Dvora Meyers | January 2020
The Disease of Deceit
Friends don’t let friends lie about having cancer.
In June, I woke to an alert from Facebook, a notification of memory from five years ago. It was a photo of a woman in a park, leaning over, kissing the top of my dog’s head. The woman’s face was partially hidden but I immediately knew who it was — Chaya.
This photo was snapped at a picnic Chaya hosted at the park. The purpose of this gathering of friends was to celebrate her surviving “trigeminal neuralgia [and] CML,” as she put it in the email invitation, using the abbreviation for chronic myelogenous leukemia, a cancer of the bone marrow.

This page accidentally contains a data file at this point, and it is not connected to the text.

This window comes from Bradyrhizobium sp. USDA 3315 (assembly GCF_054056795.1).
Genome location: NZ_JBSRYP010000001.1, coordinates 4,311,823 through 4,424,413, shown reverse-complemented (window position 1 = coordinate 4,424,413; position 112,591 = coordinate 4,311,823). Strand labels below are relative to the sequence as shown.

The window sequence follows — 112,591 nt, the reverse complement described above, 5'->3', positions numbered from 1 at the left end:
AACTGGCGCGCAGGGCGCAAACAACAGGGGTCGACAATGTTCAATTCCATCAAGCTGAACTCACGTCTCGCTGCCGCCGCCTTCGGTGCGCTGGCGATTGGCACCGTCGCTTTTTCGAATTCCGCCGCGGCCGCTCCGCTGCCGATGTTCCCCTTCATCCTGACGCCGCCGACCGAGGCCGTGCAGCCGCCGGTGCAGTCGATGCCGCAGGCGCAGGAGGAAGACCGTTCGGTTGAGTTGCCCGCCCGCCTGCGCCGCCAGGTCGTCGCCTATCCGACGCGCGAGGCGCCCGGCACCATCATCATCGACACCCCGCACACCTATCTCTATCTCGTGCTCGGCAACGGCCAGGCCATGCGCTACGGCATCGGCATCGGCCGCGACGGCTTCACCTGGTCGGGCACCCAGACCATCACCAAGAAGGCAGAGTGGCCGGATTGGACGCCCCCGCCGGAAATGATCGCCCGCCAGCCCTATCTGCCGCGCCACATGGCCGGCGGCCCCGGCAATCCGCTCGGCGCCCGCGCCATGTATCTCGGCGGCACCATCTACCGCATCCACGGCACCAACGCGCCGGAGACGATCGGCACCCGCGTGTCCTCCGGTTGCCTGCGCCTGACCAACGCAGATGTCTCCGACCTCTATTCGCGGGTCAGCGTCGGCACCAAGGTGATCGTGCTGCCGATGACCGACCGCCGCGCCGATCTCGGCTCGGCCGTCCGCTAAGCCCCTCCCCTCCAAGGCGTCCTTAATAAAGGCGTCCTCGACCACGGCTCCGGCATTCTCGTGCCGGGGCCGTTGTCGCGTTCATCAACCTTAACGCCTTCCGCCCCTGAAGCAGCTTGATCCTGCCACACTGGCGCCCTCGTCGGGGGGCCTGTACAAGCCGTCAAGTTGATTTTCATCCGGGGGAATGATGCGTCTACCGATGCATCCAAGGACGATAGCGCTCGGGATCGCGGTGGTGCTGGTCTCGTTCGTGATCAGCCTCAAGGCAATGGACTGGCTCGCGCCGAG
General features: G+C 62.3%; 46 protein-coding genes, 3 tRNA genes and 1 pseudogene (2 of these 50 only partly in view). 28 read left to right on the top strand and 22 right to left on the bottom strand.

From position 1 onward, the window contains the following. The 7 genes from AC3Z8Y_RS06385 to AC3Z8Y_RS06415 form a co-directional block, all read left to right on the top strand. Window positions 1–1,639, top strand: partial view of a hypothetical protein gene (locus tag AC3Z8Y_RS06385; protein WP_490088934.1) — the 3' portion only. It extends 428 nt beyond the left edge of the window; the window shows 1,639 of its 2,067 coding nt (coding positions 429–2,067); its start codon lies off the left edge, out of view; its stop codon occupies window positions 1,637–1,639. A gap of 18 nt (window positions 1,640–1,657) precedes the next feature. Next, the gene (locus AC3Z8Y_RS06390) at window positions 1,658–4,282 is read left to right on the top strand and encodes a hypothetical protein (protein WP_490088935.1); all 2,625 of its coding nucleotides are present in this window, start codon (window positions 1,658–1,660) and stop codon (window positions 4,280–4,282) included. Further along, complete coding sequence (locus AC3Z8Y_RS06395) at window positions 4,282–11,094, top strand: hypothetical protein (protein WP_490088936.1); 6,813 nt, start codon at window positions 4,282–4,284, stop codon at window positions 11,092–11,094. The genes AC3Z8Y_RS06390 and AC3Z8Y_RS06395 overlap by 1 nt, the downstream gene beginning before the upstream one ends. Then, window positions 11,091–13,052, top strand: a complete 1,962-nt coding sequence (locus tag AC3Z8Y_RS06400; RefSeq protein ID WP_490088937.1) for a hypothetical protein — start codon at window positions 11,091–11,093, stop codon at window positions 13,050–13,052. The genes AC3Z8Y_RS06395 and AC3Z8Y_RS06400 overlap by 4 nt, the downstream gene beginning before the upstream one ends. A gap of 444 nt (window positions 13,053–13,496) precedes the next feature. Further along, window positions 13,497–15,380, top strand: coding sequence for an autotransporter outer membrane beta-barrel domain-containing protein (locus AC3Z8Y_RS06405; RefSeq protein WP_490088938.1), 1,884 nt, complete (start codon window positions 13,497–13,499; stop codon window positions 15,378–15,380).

“I still have a road ahead but I have a lot to celebrate and be grateful for,” Chaya wrote. The picnic was scheduled after Sabbath morning services at a nearby synagogue where she would be “benching gomel,” which is a prayer one recites after surviving something potentially fatal. A car accident. An illness. Even something as dangerously mundane as childbirth.
I can’t remember if the photo of Chaya and my dog was candid or if it was posed. It’s most likely the latter because my dog is notoriously uncooperative when it comes to looking at the camera for photos. It usually takes a treat in my hand to move her head in the right direction and keep it there. Anyway, it works better for the story if this photo was staged because, as we would learn nearly five years later, almost everything in Chaya’s life had been staged to elicit maximum sympathy. She had lied about almost everything about herself, including having cancer.